- Loch Garman, Ireland
- Program Type:
- Study Abroad
- Degree Level:
- Program Description:
'Experimental Archaeology and Materiality of The Medieval Period in Ireland' is an Irish Archaeology Field School program, is led by Dr. Brendan O’Neill of University College Dublin and Dr. Denis Shine of the IAFS, and run in partnership with the Institute for Field Research. This four week credited program provides a practical introduction to the role of crafts, technologies, and construction techniques in Ireland throughout time. Focusing on both the built environment and materiality, students will actively participate in a range of experimental archaeology workshops and building projects. These will focus on how things were made, used and their resulting archaeological signals. Students will be equipped with a general understanding of medieval society, with a specific focus on the role of technologies and materiality in people’s everyday lives. In addition to archaeological knowledge, students will build more general ‘life-skills’ through innovative experiential learning, problem-based learning, peer learning, problem solving, teamwork, time management, and resourcefulness as well as project design and implementation.
While students in the experimental archaeology program will not be excavating, they will be actively partnering with the archaeologists and can expect to understand the archaeology intimately. As archaeologists uncover the history of both the site and building, the results will be communicated essentially in 'live time' to the experimental archaeology students, underpinning their projects with exceptional authenticity and increased significance.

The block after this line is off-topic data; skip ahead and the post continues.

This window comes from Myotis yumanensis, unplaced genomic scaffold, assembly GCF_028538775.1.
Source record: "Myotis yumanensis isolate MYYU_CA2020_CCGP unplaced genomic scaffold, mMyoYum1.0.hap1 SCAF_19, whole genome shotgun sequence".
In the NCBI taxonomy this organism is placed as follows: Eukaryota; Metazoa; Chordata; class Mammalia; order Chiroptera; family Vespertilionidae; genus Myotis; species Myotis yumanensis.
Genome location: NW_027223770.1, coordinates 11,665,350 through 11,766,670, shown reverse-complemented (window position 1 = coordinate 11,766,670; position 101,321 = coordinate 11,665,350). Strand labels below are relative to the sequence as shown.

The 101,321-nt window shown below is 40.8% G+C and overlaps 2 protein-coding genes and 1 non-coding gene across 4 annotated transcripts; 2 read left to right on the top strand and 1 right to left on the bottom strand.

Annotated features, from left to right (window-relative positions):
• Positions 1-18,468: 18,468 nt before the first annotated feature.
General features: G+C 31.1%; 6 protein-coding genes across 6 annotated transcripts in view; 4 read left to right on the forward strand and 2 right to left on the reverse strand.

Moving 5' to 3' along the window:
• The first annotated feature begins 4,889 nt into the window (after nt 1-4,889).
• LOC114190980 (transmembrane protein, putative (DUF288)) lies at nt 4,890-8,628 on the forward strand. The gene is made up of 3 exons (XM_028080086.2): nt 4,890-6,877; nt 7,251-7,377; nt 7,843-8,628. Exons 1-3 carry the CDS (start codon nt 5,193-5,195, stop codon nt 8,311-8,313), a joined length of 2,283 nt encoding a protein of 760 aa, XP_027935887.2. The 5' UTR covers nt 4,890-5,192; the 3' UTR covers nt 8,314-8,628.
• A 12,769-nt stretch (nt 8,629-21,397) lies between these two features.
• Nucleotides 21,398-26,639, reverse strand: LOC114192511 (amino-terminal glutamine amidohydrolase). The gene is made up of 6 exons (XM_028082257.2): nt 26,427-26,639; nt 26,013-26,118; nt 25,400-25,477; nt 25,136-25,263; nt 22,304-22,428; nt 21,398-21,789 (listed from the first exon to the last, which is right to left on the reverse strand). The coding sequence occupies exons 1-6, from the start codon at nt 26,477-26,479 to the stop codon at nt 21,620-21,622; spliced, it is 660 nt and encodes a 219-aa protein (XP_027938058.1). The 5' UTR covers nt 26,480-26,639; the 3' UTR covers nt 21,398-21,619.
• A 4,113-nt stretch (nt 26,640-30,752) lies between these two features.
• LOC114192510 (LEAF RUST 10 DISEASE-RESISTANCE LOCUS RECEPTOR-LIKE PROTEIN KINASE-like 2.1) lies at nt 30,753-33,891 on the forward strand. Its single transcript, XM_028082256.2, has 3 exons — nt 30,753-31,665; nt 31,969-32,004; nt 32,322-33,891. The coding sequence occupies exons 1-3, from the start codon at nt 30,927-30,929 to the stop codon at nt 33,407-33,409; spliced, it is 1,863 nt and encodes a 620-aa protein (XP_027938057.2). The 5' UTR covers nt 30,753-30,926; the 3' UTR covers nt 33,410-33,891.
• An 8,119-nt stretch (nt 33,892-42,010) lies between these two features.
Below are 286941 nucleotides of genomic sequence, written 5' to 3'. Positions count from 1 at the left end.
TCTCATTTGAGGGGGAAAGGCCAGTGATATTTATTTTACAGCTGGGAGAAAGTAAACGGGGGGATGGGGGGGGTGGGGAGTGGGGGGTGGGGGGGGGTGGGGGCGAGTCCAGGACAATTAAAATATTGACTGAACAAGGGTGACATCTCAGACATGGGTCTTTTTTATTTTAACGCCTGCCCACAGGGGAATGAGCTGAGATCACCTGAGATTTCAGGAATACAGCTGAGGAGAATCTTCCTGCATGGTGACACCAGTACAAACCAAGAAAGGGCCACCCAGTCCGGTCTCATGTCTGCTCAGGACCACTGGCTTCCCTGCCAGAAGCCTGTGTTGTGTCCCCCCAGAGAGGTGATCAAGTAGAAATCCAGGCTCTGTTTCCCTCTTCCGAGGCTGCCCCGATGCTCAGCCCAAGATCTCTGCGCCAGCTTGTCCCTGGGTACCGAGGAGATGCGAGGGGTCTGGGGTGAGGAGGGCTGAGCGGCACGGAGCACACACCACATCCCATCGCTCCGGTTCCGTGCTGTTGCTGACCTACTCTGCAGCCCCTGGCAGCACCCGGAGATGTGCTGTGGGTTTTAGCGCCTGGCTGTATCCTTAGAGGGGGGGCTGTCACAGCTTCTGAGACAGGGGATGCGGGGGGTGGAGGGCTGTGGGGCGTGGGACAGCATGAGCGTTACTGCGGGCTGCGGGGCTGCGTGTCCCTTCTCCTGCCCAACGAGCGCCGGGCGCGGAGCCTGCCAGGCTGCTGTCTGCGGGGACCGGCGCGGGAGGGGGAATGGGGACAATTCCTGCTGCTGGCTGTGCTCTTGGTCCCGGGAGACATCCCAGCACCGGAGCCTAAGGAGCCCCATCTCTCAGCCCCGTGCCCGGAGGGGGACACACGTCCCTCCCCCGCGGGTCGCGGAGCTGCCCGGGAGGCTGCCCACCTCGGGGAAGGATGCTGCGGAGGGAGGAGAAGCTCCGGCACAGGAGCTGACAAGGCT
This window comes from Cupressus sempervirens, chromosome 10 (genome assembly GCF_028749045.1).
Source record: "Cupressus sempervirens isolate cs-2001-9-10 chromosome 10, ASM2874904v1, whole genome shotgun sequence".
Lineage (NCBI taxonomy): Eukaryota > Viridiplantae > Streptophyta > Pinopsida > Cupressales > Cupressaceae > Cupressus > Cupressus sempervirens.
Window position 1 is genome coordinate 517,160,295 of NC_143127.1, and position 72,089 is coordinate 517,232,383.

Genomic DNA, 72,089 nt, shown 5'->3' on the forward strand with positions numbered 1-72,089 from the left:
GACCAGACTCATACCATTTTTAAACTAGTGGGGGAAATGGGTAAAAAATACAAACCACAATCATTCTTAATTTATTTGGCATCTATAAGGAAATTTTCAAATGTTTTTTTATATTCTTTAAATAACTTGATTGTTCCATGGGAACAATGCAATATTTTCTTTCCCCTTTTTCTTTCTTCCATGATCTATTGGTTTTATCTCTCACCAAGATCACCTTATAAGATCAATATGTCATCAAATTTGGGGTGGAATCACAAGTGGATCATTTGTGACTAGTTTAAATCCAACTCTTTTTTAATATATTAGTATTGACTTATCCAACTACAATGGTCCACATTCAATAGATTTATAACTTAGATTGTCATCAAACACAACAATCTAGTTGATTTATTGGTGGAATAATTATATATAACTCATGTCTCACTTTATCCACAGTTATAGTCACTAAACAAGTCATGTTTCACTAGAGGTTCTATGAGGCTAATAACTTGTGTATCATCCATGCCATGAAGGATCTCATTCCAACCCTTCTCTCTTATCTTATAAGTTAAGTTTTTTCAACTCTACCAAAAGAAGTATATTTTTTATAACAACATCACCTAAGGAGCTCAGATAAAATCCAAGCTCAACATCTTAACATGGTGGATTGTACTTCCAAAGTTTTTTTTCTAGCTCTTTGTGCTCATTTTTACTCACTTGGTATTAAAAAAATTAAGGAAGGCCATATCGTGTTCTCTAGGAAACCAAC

- Setting Description:
- The Irish National Heritage Park (INHP), Ferrycarrig, County Wexford, Ireland, is an open-air museum which recreates the key stages in Ireland’s past. The park is a 35 acre (14 hectares) outdoor museum depicting 9000 years of re-created Irish History situated within natural forestry and wet woodlands. Covering prehistoric through Norman periods, and featuring various buildings and structures typical of each period, the park is a cornerstone of ‘Ireland’s Ancient East’ and provides a stunning backdrop to our archaeological dig and research project - Digging the Lost Town of Carrig. Students will learn methods in Experimental Archaeology adjacent to an authentic ringwork castle (the Carrick ringwork). This ringwork is one of Ireland's most important medieval monuments and is crucial to the earliest stages of the Anglo-Norman invasion of Ireland, being the first Norman fortification built in the country in 1169 CE/AD.
- 4,500 USD. The program price includes the following: • Full-board accommodation in County Wexford • Full tuition including all instruction, workshops and material related to the course • Field trips
Additional Program Information
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